The people who did such research had hardly entered a farm or met a farmer but they got awards for their research. Welcome to the wonderful and dysfunctional world of academic South Africa. Have a look sometime at what passes for research into rural South Africa. It's often just straightforwardly embarrassing, with agrarian radicals pressing hard for land reform which never actually works.

Even more remarkably, such folk would often organize conferences about "rural livelihoods" and the like - omitting farmers. When the farmers asked if they could attend they were treated almost as if they didn't legitimately exist. Conference resolutions would be drawn up without taking them into account and would be pushed through by large, whipped majorities, usually insisting on all manner of ideological objectives which the farmers thought either impossible, fantastical or objectionable and often all three.

Judging by AgriSA's walk out from a recent such conference, such tactics continue. The key to all such research and all such politicking was a workerist approach which simply assumed that the employers were, so to speak, foreign devils and then assumed, against all empirical evidence, that if you removed the farmers you got something called land reform. What you actually got was chaos and starvation. At very best, the farmers were regarded as a necessary evil.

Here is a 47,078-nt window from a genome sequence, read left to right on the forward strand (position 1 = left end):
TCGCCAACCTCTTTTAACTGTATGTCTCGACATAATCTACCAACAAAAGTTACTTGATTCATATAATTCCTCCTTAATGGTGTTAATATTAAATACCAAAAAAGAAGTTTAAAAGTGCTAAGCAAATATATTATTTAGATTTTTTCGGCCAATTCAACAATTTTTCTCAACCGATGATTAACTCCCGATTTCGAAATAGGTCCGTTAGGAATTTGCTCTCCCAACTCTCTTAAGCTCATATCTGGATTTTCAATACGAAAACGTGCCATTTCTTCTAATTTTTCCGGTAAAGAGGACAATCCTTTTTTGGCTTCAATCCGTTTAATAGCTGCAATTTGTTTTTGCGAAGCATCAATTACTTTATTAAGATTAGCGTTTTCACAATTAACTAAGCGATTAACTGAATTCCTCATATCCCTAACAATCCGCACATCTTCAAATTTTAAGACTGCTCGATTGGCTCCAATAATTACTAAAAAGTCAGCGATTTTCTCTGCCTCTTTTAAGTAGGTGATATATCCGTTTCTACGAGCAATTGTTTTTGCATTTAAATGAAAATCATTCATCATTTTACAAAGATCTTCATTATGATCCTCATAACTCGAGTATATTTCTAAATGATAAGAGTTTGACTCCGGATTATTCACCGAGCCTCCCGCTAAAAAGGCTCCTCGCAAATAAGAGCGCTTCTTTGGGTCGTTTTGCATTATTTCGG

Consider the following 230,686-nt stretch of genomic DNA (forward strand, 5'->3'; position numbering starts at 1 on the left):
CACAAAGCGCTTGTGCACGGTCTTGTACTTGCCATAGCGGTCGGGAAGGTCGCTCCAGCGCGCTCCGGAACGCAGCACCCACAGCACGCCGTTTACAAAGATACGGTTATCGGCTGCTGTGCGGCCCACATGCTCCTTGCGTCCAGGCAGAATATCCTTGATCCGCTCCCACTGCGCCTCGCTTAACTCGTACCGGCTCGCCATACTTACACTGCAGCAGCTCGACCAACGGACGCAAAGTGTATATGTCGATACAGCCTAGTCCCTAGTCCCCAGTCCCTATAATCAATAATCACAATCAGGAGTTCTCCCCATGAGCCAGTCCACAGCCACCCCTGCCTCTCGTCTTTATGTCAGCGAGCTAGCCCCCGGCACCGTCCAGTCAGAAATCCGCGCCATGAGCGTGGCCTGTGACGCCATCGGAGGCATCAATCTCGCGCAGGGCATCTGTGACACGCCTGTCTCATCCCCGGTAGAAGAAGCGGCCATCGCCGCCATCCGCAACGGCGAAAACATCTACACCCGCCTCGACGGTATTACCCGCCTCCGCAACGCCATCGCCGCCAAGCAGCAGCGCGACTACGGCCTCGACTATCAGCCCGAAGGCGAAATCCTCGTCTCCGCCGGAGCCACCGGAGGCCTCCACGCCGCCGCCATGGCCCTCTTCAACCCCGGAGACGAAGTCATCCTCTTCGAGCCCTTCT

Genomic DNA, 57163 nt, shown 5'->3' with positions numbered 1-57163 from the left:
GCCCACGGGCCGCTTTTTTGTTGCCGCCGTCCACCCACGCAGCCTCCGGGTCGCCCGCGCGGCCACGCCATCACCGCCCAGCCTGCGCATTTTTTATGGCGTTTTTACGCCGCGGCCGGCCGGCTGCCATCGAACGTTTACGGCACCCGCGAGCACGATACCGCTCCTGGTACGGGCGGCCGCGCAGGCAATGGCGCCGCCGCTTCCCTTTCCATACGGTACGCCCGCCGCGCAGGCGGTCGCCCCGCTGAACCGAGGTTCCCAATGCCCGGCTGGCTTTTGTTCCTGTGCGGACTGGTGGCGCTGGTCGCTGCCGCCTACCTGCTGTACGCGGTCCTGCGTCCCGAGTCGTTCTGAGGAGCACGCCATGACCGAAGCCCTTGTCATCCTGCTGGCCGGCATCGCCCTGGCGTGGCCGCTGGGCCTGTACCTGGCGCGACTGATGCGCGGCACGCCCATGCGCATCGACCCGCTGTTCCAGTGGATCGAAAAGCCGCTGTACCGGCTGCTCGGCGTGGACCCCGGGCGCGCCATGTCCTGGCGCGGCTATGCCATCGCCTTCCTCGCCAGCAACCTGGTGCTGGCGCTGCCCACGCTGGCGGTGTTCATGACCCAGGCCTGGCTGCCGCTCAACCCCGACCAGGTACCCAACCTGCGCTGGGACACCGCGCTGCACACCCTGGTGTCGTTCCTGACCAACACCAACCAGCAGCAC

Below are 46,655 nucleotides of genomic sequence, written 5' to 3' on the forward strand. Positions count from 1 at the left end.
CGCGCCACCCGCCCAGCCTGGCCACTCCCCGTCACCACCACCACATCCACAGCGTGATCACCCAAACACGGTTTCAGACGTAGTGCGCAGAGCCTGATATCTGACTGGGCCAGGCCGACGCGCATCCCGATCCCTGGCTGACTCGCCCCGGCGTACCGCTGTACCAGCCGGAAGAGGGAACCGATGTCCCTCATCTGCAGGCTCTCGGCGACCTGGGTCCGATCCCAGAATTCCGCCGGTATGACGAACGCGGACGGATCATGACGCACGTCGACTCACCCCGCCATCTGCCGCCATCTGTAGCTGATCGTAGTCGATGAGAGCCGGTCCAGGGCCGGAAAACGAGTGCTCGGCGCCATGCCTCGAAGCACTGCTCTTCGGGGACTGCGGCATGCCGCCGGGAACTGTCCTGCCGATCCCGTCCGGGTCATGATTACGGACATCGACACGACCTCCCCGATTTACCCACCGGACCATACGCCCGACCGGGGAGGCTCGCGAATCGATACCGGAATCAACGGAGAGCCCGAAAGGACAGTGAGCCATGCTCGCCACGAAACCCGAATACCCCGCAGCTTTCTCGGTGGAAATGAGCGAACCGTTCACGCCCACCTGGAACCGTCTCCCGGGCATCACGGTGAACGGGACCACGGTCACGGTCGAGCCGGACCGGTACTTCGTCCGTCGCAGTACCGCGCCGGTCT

What this disregarded was the simple fact which Ministers of Agriculture round the world have all realised long ago, which is that you can only bring about change in commercial agriculture by working with and through farmers. Even if the Minister sends in farm inspectors, the farmers are, after all, the people in charge on the farm for at least 99% of the time. The farms are their property and the workers their employees. They are driven, very powerfully, by the exigencies of the climate, the seasons and the market. Those are forces that they absolutely have to obey and reckon with. It is extremely difficult for any outside agency to make much of a dent in that.

The KZN Agricultural Union - KwaNalu - was the only fully integrated, multiracial farming organization in South Africa. Mandela had regarded its formation as so important that he personally attended its inauguration (and danced at it). It had a majority of small black farmers and a large number of Indian sugar farmers as well as the province's main white commercial farmers.

Nonetheless, KwaNalu felt frustrated by the current situation and invited us to do the research. They were model clients - fascinated by what we had to tell them but utterly non-interfering in our research or analysis. We published our full results in a publication doubtless still available from the HSF: RW Johnson and Lawrence Schlemmer: Farmers and Farmworkers in KwaZulu-Natal. Employment Conditions, Labour Tenancy, Land reform, attitudes and relationships (HSF, December 1998, 98pp plus questionnaires).